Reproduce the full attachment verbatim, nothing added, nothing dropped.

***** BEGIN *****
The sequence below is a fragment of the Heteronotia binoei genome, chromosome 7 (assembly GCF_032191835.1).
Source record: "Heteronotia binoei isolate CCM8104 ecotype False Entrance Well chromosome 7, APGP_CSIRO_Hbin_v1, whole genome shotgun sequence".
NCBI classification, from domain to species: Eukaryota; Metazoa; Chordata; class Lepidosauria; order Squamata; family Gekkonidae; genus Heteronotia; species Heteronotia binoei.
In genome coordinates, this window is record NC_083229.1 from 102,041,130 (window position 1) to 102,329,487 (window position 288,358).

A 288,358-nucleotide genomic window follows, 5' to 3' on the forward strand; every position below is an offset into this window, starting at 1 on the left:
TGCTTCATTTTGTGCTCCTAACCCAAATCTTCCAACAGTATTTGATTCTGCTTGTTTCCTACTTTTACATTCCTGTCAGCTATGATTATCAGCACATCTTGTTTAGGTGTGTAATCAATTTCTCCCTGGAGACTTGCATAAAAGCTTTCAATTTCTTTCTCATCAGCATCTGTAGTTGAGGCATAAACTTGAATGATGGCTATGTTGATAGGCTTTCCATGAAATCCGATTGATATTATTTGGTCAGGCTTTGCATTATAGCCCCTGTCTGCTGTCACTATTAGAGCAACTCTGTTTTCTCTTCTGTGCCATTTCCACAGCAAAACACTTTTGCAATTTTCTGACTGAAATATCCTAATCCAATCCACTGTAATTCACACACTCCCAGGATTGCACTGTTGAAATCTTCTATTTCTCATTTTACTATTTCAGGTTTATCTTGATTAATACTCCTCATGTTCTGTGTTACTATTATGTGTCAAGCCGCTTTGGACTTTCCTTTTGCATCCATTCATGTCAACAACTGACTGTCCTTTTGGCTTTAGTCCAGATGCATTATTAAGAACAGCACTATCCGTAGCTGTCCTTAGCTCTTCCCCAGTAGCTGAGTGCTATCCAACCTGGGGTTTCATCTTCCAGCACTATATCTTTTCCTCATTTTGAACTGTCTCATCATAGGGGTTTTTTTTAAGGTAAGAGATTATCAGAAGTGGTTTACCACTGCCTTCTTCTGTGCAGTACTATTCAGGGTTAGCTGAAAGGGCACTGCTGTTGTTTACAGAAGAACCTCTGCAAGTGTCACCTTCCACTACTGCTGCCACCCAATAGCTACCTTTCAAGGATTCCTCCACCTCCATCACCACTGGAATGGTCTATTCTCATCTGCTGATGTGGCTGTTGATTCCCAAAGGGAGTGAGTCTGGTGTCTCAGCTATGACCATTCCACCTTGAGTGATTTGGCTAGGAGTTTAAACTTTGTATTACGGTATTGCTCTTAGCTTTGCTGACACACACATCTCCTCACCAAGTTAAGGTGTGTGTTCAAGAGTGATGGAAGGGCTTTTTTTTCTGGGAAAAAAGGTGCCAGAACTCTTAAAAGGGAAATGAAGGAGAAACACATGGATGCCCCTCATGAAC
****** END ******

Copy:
The sequence below is a fragment of the Heteronotia binoei genome, chromosome 7 (assembly GCF_032191835.1).
Source record: "Heteronotia binoei isolate CCM8104 ecotype False Entrance Well chromosome 7, APGP_CSIRO_Hbin_v1, whole genome shotgun sequence".
NCBI classification, from domain to species: Eukaryota; Metazoa; Chordata; class Lepidosauria; order Squamata; family Gekkonidae; genus Heteronotia; species Heteronotia binoei.
In genome coordinates, this window is record NC_083229.1 from 102,041,130 (window position 1) to 102,329,487 (window position 288,358).

A 288,358-nucleotide genomic window follows, 5' to 3' on the forward strand; every position below is an offset into this window, starting at 1 on the left:
TGCTTCATTTTGTGCTCCTAACCCAAATCTTCCAACAGTATTTGATTCTGCTTGTTTCCTACTTTTACATTCCTGTCAGCTATGATTATCAGCACATCTTGTTTAGGTGTGTAATCAATTTCTCCCTGGAGACTTGCATAAAAGCTTTCAATTTCTTTCTCATCAGCATCTGTAGTTGAGGCATAAACTTGAATGATGGCTATGTTGATAGGCTTTCCATGAAATCCGATTGATATTATTTGGTCAGGCTTTGCATTATAGCCCCTGTCTGCTGTCACTATTAGAGCAACTCTGTTTTCTCTTCTGTGCCATTTCCACAGCAAAACACTTTTGCAATTTTCTGACTGAAATATCCTAATCCAATCCACTGTAATTCACACACTCCCAGGATTGCACTGTTGAAATCTTCTATTTCTCATTTTACTATTTCAGGTTTATCTTGATTAATACTCCTCATGTTCTGTGTTACTATTATGTGTCAAGCCGCTTTGGACTTTCCTTTTGCATCCATTCATGTCAACAACTGACTGTCCTTTTGGCTTTAGTCCAGATGCATTATTAAGAACAGCACTATCCGTAGCTGTCCTTAGCTCTTCCCCAGTAGCTGAGTGCTATCCAACCTGGGGTTTCATCTTCCAGCACTATATCTTTTCCTCATTTTGAACTGTCTCATCATAGGGGTTTTTTTTAAGGTAAGAGATTATCAGAAGTGGTTTACCACTGCCTTCTTCTGTGCAGTACTATTCAGGGTTAGCTGAAAGGGCACTGCTGTTGTTTACAGAAGAACCTCTGCAAGTGTCACCTTCCACTACTGCTGCCACCCAATAGCTACCTTTCAAGGATTCCTCCACCTCCATCACCACTGGAATGGTCTATTCTCATCTGCTGATGTGGCTGTTGATTCCCAAAGGGAGTGAGTCTGGTGTCTCAGCTATGACCATTCCACCTTGAGTGATTTGGCTAGGAGTTTAAACTTTGTATTACGGTATTGCTCTTAGCTTTGCTGACACACACATCTCCTCACCAAGTTAAGGTGTGTGTTCAAGAGTGATGGAAGGGCTTTTTTTTCTGGGAAAAAAGGTGCCAGAACTCTTAAAAGGGAAATGAAGGAGAAACACATGGATGCCCCTCATGAAC